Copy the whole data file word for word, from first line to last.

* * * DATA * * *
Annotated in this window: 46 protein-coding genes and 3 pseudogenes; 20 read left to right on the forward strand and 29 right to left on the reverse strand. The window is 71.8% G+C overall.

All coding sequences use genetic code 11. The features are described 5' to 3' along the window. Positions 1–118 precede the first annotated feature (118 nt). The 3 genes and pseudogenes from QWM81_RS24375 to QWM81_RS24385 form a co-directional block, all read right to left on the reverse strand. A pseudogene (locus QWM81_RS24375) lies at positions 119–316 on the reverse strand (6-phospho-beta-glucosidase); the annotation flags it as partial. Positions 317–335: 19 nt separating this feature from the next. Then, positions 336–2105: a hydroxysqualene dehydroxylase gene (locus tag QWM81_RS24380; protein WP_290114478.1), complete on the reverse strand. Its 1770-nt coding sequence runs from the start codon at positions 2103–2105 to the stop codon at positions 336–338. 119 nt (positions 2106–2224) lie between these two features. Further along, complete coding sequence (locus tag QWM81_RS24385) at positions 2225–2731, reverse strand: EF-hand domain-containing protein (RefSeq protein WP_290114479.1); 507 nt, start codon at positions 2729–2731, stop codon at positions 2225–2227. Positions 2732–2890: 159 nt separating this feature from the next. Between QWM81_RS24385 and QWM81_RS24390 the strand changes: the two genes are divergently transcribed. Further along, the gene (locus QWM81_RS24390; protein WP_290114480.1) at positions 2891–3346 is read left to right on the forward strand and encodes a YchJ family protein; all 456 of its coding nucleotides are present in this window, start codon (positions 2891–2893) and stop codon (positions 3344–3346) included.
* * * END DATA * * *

Annotated in this window: 46 protein-coding genes and 3 pseudogenes; 20 read left to right on the forward strand and 29 right to left on the reverse strand. The window is 71.8% G+C overall.

All coding sequences use genetic code 11. The features are described 5' to 3' along the window. Positions 1–118 precede the first annotated feature (118 nt). The 3 genes and pseudogenes from QWM81_RS24375 to QWM81_RS24385 form a co-directional block, all read right to left on the reverse strand. A pseudogene (locus QWM81_RS24375) lies at positions 119–316 on the reverse strand (6-phospho-beta-glucosidase); the annotation flags it as partial. Positions 317–335: 19 nt separating this feature from the next. Then, positions 336–2105: a hydroxysqualene dehydroxylase gene (locus tag QWM81_RS24380; protein WP_290114478.1), complete on the reverse strand. Its 1770-nt coding sequence runs from the start codon at positions 2103–2105 to the stop codon at positions 336–338. 119 nt (positions 2106–2224) lie between these two features. Further along, complete coding sequence (locus tag QWM81_RS24385) at positions 2225–2731, reverse strand: EF-hand domain-containing protein (RefSeq protein WP_290114479.1); 507 nt, start codon at positions 2729–2731, stop codon at positions 2225–2227. Positions 2732–2890: 159 nt separating this feature from the next. Between QWM81_RS24385 and QWM81_RS24390 the strand changes: the two genes are divergently transcribed. Further along, the gene (locus QWM81_RS24390; protein WP_290114480.1) at positions 2891–3346 is read left to right on the forward strand and encodes a YchJ family protein; all 456 of its coding nucleotides are present in this window, start codon (positions 2891–2893) and stop codon (positions 3344–3346) included.